Saturday, July 17, 2010

Saturday morning Sheba and/or Nina picture

Nina had a pretty eventful week this week, in that I have finally cleaned up her terarrium. I removed the Stromanthe burle-marxii, which had grown from a single 4-inch (10 cm) tall baby to a monster with eight clumps of leaves that was taking over two-thirds of the tank, divided it, and potted it up into four pots:

And then I replanted that part of the terrarium with a Peperomia caperata and some rooted cuttings of Pellionia pulchra. None of those were doing that well outside of the terrarium, but I'm hoping the terrarium environment will give them whatever they were missing and they'll be happy.

I left the Vriesea because that's where Nina sleeps sometimes, and it seemed to be doing fine in the tank anyway, without needing any changes.

I didn't take any Before pictures of the terrarium, because, frankly, I was embarrassed by it and didn't want you to see. I do have an After, though the After is also embarrassing in that it looks pretty sparsely planted. I'm hoping the Peperomia will grow tall enough to look appropriate for the space (if it doesn't rot first), and then the Pellionia can do the trailing, ground-cover thing it does. If the Peperomia fails, I have Pilea 'Moon Valley' as a backup, and if the Pellionia fails, I can try Saxifraga stolonifera.

Whether Nina will like this any better or not, I don't know. She wasn't exactly complaining before, and may well have liked the previous version better because it was easier to hide. This is the total feedback I've gotten so far:

Sheba's week was more typical. We're going on way fewer walks than we were, because I overheat too quickly when we do. Instead we've been playing fetch in the back yard in the mornings, for however long she wants to (usually only 10-20 minutes), which is easier on me because I can stand in the shade. I figure she gets her exercise either way.

That's also the reason why I'm not posting as many pictures of plants from gardens around town: we're not seeing them anymore. This'll probably change again in September or so. Summer is a stupid season.

Anyway. So here's Sheba, taking a break from the fetching in the shade of our maple tree:

Friday, July 16, 2010

Pretty picture: Laeliocattleya Rojo x Cattleya aurantiaca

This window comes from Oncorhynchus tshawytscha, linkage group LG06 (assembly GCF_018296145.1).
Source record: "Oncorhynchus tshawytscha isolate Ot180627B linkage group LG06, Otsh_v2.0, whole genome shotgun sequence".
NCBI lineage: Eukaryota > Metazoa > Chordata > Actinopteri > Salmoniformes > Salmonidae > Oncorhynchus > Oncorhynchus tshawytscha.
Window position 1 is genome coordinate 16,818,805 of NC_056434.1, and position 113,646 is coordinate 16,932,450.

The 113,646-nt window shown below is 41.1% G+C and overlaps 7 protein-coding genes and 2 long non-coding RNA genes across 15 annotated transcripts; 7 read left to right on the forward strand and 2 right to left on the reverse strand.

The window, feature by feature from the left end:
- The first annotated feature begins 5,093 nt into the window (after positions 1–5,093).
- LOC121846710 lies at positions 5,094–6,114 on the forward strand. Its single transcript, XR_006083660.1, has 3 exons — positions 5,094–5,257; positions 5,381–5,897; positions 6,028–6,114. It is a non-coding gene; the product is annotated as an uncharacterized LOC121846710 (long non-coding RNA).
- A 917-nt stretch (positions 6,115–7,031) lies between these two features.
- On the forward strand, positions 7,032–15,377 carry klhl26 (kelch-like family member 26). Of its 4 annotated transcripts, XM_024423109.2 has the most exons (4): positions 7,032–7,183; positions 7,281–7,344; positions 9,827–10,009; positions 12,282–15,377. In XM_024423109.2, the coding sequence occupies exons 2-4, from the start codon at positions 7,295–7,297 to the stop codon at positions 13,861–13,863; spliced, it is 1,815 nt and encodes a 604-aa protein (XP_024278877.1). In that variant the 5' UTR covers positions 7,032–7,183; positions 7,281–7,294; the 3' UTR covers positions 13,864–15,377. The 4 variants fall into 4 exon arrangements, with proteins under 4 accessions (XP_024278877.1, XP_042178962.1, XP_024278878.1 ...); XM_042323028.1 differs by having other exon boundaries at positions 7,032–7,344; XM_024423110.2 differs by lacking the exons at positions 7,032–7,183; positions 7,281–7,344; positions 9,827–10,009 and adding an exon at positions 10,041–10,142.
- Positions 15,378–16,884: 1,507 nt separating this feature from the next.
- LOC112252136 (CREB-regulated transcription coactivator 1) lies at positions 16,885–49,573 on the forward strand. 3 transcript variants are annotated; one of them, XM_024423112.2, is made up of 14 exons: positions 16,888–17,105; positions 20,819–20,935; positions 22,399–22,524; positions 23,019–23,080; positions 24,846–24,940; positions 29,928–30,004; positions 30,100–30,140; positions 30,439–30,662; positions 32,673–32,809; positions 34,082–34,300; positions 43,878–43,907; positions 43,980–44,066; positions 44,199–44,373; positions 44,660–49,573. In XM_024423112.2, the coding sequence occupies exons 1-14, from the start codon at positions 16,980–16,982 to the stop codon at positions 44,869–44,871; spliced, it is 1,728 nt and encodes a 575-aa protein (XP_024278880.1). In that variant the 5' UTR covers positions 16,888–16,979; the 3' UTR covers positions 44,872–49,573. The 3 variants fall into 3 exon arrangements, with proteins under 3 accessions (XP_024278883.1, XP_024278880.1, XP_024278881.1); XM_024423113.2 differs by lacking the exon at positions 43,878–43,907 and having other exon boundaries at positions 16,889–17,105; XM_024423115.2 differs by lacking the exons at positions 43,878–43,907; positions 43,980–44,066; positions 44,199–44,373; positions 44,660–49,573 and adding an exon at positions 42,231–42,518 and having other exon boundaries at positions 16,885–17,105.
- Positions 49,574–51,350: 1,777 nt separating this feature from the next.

The pictures that come up for Laeliocattleya Rojo look an awful lot like this (example), and that same page also lists the parentage of Laeliocattleya Rojo as Cattleya aurantiaca x Laelia milleri. So this is supposedly (Cattleya aurantiaca x Laelia milleri) x Cattleya aurantiaca. I get why one might want to recross with one of the parent species, in general, but I'm confused about why one would want to recross in this specific case, since Lc. Rojo is already such a nice-looking plant. And the cross doesn't even appear to have changed much of anything, at least not to my (admittedly inexpert) eyes.

Pretty, though, in any case. I didn't wind up coveting many of the orchids at the show, but this is one I wouldn't mind having, assuming that I could grow it and have it flower and stuff. I think we're still a ways away from that point. But maybe someday.

Thursday, July 15, 2010

Random plant event: The Plucky Little Cereus Peruvianus

This poor little Cereus peruvianus. I don't know what its story was originally; all I know is that it had been cut back at some point before I started working in the garden center (August 2007). I've never seen the plant fully intact; I don't know how it came to be cut back, or how long ago.

Still, though, I'd seen advice to cut the tops off of plants as a way to propagate them, or when they get too tall, or as a way to salvage a plant with fungal or disease problems, usually with the assurance that the plant would sprout new growing tips and recover. So I figured it was only a matter of time, and waited.

And waited.

And waited.

The whole time I worked there, the plant did nothing at all. August 2008 came and went, then I left in May 2009, and the plant was still there, looking exactly the same. The first indication that something might be going on was in September 2009, when it looked like the plant finally intended to sprout some new growing tips, but they turned out to be flower buds:

And, of course, once there were flower buds, someone was interested in buying the plant, so they took it into the back room to hold for the customer, and the customer never came to get it. Or maybe the customer had a change of mind. I'm not sure. In any case, the plant went to all that trouble to produce flower buds, and then it got moved to a dark spot, dropped the buds, and of course the customer didn't take it, after that.

Being a cactus is, I suspect, often kind of frustrating. Hence the acting out.

But so anyway. Back out to the sales floor it went, and it sat there for almost a year after the flower-bud thing before it elected to do something else.